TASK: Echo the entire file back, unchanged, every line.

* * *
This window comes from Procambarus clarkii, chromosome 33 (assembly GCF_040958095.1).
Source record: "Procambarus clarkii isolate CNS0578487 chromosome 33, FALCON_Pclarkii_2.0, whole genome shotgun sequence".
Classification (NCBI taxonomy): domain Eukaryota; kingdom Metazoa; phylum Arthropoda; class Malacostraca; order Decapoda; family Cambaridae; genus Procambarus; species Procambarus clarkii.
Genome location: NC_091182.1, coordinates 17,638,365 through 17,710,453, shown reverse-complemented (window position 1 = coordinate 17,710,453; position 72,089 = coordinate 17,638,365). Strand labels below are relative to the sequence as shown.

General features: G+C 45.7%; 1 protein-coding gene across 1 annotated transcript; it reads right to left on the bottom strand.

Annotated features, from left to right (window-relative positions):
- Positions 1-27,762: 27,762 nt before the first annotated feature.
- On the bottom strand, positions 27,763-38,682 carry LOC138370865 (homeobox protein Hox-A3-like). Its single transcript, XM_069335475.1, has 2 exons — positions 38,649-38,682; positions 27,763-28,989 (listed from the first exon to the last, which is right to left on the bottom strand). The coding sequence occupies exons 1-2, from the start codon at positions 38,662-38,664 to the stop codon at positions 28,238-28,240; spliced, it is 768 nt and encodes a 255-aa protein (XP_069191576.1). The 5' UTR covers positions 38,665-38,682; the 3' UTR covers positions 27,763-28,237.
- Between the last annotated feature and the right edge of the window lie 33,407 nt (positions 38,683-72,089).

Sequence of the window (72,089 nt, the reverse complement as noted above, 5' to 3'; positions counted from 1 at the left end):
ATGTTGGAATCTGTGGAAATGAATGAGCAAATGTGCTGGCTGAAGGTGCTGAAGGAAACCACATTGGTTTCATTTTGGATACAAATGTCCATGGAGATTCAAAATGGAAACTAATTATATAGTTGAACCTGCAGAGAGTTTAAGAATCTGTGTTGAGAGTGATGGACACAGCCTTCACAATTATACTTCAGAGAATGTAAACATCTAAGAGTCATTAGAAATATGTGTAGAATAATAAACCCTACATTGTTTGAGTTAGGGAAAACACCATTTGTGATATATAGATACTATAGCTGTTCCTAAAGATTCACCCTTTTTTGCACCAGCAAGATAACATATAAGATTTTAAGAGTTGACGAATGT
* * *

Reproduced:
This window comes from Procambarus clarkii, chromosome 33 (assembly GCF_040958095.1).
Source record: "Procambarus clarkii isolate CNS0578487 chromosome 33, FALCON_Pclarkii_2.0, whole genome shotgun sequence".
Classification (NCBI taxonomy): domain Eukaryota; kingdom Metazoa; phylum Arthropoda; class Malacostraca; order Decapoda; family Cambaridae; genus Procambarus; species Procambarus clarkii.
Genome location: NC_091182.1, coordinates 17,638,365 through 17,710,453, shown reverse-complemented (window position 1 = coordinate 17,710,453; position 72,089 = coordinate 17,638,365). Strand labels below are relative to the sequence as shown.

General features: G+C 45.7%; 1 protein-coding gene across 1 annotated transcript; it reads right to left on the bottom strand.

Annotated features, from left to right (window-relative positions):
- Positions 1-27,762: 27,762 nt before the first annotated feature.
- On the bottom strand, positions 27,763-38,682 carry LOC138370865 (homeobox protein Hox-A3-like). Its single transcript, XM_069335475.1, has 2 exons — positions 38,649-38,682; positions 27,763-28,989 (listed from the first exon to the last, which is right to left on the bottom strand). The coding sequence occupies exons 1-2, from the start codon at positions 38,662-38,664 to the stop codon at positions 28,238-28,240; spliced, it is 768 nt and encodes a 255-aa protein (XP_069191576.1). The 5' UTR covers positions 38,665-38,682; the 3' UTR covers positions 27,763-28,237.
- Between the last annotated feature and the right edge of the window lie 33,407 nt (positions 38,683-72,089).

Sequence of the window (72,089 nt, the reverse complement as noted above, 5' to 3'; positions counted from 1 at the left end):
ATGTTGGAATCTGTGGAAATGAATGAGCAAATGTGCTGGCTGAAGGTGCTGAAGGAAACCACATTGGTTTCATTTTGGATACAAATGTCCATGGAGATTCAAAATGGAAACTAATTATATAGTTGAACCTGCAGAGAGTTTAAGAATCTGTGTTGAGAGTGATGGACACAGCCTTCACAATTATACTTCAGAGAATGTAAACATCTAAGAGTCATTAGAAATATGTGTAGAATAATAAACCCTACATTGTTTGAGTTAGGGAAAACACCATTTGTGATATATAGATACTATAGCTGTTCCTAAAGATTCACCCTTTTTTGCACCAGCAAGATAACATATAAGATTTTAAGAGTTGACGAATGT